Elvis Merzlikins is a legitimate starting goaltender in the NHL. The Latvian netminder split starts with Joonas Korpisalo for the Columbus Blue Jackets the previous two seasons but this season the net was all his.
While the Blue Jackets struggled, the blame can’t be laid at the feet of Merzlikins, whose .907 save percentage was right at league average — not bad for a team that was frequently a defensive nightmare in front of him.
So, it says something that Canucks prospect Arturs Silovs significantly outplayed Merzlikins at the 2022 IIHF World Championship for their home country, Latvia.
Silovs faced 84 shots and stopped 80 of them, for a .952 save percentage that currently ranks third among all goaltenders at the tournament. It was an impressive performance, particularly for a goaltender who saw limited starts this past season — 10 with the Abbotsford Canucks in the AHL and 10 with the Trois-Rivières Lions in the ECHL.
Brought in as Merzlikins’ backup, Silovs first saw action against Czechia in relief of Merzlikins after a five-goal first period. Silovs stopped every shot he faced in that game, then followed that up with 29 saves against Austria for his first World Championship win.
Merzlikins was back in net for Latvia’s next game against Great Britain, one they needed to win to have any chance of moving on to the quarterfinals. After Merzlikins gave up 3 goals on 13 shots, Silovs once again took the ice in relief and was perfect. Sure, he only had to face six shots, but all six stops were essential as Latvia came from behind for the 4-3 win.
In Latvia’s final game of the tournament, Silovs got the start over Merzlikins against a Swedish team with some top-end NHL talent and was outstanding, allowing just one goal on 35 shots in a hard-fought 1-0 loss.
The lone goal that got past Silovs came off the stick of William Nylander on the Swedish power play while he was being screened by Rasmus Asplund. There wasn’t much he could do about that one but every other puck fired at the Latvian net was turned aside by Silovs.
That included Silovs’ best save of the game, which came just moments before Nylander’s goal.
Rasmus Dahlin was able to skate into the high slot when Nylander knocked a penalty killer’s stick out of his hand. Silovs was able to knock down with Dahlin’s wrist shot through traffic with his glove but Asplund — the tournament’s leading goalscorer — seemed to have the whole net to shoot at. Nylander could even be seen already celebrating the goal when Silov stretched back his left pad to rob Asplund.
That’s a world class save by Silovs and it’s truly a shame that Sweden scored immediately after.
Silovs got the better of Nylander on another chance in tight after a Latvian turnover, this time getting his blocker on the point-blank shot. Nylander, who has 15 goals and 36 points in 20 World Championship games in his career, had six shots on goal, with Silovs turning away five of them.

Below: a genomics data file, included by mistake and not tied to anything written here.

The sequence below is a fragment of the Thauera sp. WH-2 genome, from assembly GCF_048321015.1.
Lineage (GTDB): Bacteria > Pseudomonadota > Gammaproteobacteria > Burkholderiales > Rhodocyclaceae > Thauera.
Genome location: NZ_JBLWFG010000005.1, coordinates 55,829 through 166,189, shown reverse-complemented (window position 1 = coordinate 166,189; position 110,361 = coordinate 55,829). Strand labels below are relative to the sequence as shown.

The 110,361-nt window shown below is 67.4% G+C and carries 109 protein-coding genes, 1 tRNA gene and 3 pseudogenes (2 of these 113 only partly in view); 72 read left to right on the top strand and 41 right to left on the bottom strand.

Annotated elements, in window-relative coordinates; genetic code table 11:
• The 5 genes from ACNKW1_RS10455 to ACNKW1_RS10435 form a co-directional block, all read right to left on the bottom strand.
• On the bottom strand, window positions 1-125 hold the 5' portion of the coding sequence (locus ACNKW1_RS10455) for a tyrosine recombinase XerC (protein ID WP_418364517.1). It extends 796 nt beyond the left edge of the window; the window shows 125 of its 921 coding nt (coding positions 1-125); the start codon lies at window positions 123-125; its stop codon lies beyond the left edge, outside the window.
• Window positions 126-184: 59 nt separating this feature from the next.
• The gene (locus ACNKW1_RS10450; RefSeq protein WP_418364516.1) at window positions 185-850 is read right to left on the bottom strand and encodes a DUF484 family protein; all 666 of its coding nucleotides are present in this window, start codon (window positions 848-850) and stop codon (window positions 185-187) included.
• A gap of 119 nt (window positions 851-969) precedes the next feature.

I also appreciated Silovs’ alertness on this broken play in transition. When the pass was deflected and went off Max Friberg’s skate, Silovs had to quickly adjust to kick out the puck and deftly knocked the rebound to the boards with his stick before Nils Aman could get to it.
The clear strength of Silovs’ game is his lower half, as he uses his 6’4” frame and exceptional flexibility to completely take away the bottom of the net from opposing shooters. His ability to stretch out in the splits and seal the ice forces opposing shooters to elevate the puck in tight, which isn’t always doable.
Silovs marries that flexibility with some improved technique from when he was drafted, as he’s clearly absorbed the teaching of Ian Clark and Curtis Sanford.
The one weakness that pops out is his rebound control with his glove, as he has a tendency to knock down pucks with his glove instead of catching them. That can prolong possessions and lead to more chances against. If he had caught Dahlin’s initial shot, then his follow-up heroic save would have been unnecessary and Nylander wouldn’t have scored a moment later.
To be fair, Dahlin’s shot was a good one and Silovs was barely able to get the tip of his glove on the puck. Not catching that shot is pretty forgiveable but there were other instances where he wasn’t able to snag the puck cleanly to get a whistle.
A tournament like the World Championships is all about the small sample size. A goaltender — or any other player — can get hot over a short stretch and dominate. Silovs’ excellent performance, particularly against Sweden, doesn’t mean he has a certain NHL future, by any means.
Still, it’s a positive sign for the 21-year-old goaltender, who is expected to battle with Mikey DiPietro for starts with the Abbotsford Canucks next season and could be an injury away from a call up to Vancouver.
Silovs struggled at times with Abbotsford this past season, posting an .888 save percentage, but settled into his game in the ECHL, with a .920 save percentage that was among the league's best.
While Silovs and Latvia won’t move on to the quarterfinals, the two other Canucks representatives will be doing so. Juho Lammikko and Finland finished first in Group B, while Oliver Ekman-Larsson and Sweden were right behind them in second.
Lammikko and Finland will face Slovakia in the quarterfinals, while Ekman-Larsson and Sweden will play Canada, who struggled in the preliminary round and finished behind Switzerland and Germany in Group A.
Ekman-Larsson miss Sweden’s last two games of the preliminary round due to an undisclosed injury but it is hoped that he can return for the quarterfinals. He was spotted in the stands during the game against Latvia signing autographs for kids.